Cris Beauchemin and Mathieu Ichou

INED researchers Mathieu Ichou and Cris Beauchemin answer our questions on the book they recently edited: "Au delà de la crise des migrants: décentrer le regard".

(Interview conducted in December 2016)

What is the aim of this book?

We wanted to move beyond received ideas on migration, the most widespread of which is that the refugee flows and migrant flows altogether are unilateral, permanent, and always from poor to rich countries. The fact is that migrant trajectories are much more varied.
Statistics show, for example, that emigration prevalence in Africa is relatively low and that the majority of African migrants remain on their continent, with specificities by region. Likewise, most international migrations to Europe are intra-European.
We chose the term “migrant” for the title to induce the notion of movement, as the term “immigrant” might suggest permanent, irreversible settlement. And since all immigration toward one country is also emigration from a departure society, the word “migrant” better encompasses the many characteristics of this phenomenon.

Is there a migrant profile, perhaps several?

Often the vision of migrants that gets disseminated is a miserabilist one. But while there is absolutely no reason to deny the precarious material conditions of migrants, extremely difficult conditions that upset the life paths of many, those representations only partially capture the reality, they only take into account one facet of it; i.e., the migrant as immigrant, but not as emigrant. Keeping in mind that immigrants do not form a homogeneous population, the overall fact is that individuals who emigrate for France have more economic and cultural capital—they are, on average, more highly educated—than those who stay in their country of origin. In other words, migrants are a selected group.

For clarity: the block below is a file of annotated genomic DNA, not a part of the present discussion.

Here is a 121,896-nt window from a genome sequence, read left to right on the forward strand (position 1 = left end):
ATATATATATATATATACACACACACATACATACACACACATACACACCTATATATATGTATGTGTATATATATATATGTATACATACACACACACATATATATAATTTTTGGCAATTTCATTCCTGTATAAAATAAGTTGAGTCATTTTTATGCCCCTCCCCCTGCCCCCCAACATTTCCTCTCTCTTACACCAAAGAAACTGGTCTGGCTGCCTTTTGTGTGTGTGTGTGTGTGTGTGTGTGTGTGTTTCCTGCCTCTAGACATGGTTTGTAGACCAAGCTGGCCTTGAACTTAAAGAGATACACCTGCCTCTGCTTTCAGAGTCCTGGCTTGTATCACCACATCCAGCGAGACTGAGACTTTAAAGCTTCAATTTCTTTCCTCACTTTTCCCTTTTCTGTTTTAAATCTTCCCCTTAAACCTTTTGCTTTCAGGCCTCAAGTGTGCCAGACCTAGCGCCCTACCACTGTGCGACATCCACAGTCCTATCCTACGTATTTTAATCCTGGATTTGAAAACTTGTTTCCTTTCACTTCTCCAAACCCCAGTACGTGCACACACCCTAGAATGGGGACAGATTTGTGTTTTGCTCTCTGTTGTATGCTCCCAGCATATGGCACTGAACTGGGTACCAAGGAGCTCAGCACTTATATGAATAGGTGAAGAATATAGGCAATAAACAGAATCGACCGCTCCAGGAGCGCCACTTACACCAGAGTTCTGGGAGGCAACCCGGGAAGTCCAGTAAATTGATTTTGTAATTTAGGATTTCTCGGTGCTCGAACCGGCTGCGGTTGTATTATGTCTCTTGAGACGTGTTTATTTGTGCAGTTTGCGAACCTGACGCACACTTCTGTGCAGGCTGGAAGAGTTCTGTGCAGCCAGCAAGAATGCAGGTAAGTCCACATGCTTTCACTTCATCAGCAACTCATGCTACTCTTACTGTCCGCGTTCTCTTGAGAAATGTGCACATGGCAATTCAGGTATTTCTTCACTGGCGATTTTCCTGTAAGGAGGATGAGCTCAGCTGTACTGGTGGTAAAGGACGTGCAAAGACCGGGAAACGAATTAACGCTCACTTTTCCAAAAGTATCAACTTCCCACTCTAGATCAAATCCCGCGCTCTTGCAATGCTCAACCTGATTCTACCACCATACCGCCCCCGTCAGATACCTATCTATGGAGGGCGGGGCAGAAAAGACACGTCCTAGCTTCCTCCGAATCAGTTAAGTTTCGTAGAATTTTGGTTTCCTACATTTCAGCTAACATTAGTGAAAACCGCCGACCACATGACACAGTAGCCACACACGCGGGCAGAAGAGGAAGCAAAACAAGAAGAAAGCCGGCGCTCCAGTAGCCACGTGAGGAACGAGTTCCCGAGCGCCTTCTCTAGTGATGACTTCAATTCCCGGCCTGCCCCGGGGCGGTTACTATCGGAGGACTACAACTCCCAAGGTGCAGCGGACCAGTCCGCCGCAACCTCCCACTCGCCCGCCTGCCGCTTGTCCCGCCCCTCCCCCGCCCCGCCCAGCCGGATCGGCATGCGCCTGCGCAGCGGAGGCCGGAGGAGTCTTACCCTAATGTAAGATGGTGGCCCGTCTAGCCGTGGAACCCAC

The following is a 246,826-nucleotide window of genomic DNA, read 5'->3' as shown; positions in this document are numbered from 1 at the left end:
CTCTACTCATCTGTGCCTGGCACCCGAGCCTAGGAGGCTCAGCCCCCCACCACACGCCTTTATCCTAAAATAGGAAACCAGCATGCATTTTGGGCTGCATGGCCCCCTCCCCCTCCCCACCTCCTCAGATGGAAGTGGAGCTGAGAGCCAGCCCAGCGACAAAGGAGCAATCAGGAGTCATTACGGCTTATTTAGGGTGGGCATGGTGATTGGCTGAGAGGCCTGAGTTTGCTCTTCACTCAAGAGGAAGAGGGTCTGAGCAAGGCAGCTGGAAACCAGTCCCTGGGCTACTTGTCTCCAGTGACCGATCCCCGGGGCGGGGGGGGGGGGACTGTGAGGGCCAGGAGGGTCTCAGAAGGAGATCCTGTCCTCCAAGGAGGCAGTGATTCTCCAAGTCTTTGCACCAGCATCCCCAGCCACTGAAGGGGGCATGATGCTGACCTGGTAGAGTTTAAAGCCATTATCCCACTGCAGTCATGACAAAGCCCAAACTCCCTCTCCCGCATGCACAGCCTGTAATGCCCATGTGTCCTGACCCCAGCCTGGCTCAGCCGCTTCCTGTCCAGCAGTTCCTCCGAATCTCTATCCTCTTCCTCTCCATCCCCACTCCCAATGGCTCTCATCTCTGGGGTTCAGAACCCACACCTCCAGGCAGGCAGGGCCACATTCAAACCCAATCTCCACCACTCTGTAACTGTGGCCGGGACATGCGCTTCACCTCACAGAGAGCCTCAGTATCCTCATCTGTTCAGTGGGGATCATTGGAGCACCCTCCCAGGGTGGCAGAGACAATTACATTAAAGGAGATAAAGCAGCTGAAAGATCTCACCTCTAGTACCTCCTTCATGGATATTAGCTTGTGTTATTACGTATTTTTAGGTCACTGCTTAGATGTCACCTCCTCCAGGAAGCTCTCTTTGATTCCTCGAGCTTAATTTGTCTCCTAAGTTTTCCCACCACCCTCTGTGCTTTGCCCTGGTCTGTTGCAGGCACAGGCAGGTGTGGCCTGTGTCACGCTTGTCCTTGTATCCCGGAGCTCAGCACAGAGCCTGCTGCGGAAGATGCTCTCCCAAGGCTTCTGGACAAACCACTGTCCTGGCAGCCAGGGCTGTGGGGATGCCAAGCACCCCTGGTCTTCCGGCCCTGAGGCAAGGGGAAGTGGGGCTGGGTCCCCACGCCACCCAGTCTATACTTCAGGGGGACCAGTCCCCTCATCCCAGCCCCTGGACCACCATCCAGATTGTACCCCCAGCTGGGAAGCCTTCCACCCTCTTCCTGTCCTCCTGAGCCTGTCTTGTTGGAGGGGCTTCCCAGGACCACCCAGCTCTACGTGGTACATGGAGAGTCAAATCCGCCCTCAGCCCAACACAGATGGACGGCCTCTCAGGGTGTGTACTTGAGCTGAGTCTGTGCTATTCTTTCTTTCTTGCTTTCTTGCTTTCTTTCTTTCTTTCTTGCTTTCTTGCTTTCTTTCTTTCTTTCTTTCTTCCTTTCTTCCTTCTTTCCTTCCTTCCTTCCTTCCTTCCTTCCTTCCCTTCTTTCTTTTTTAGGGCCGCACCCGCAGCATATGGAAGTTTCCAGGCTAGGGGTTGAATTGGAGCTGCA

Have perceptions of migrants changed?

How people perceive migration flows is a matter of viewpoint; the perspective changes with the angle adopted. If we change lenses, adopting a historical view, we see that France experienced several en masse arrivals of populations over the twentieth century and that the conditions they were received in depended more on a “will to accommodate” (government policies and public opinion and perceptions) than on “accommodation capacity”. History shows that the notion of “accommodation capacity” is much less an indisputable reality than a rhetorical device to legitimate restrictive migration policies.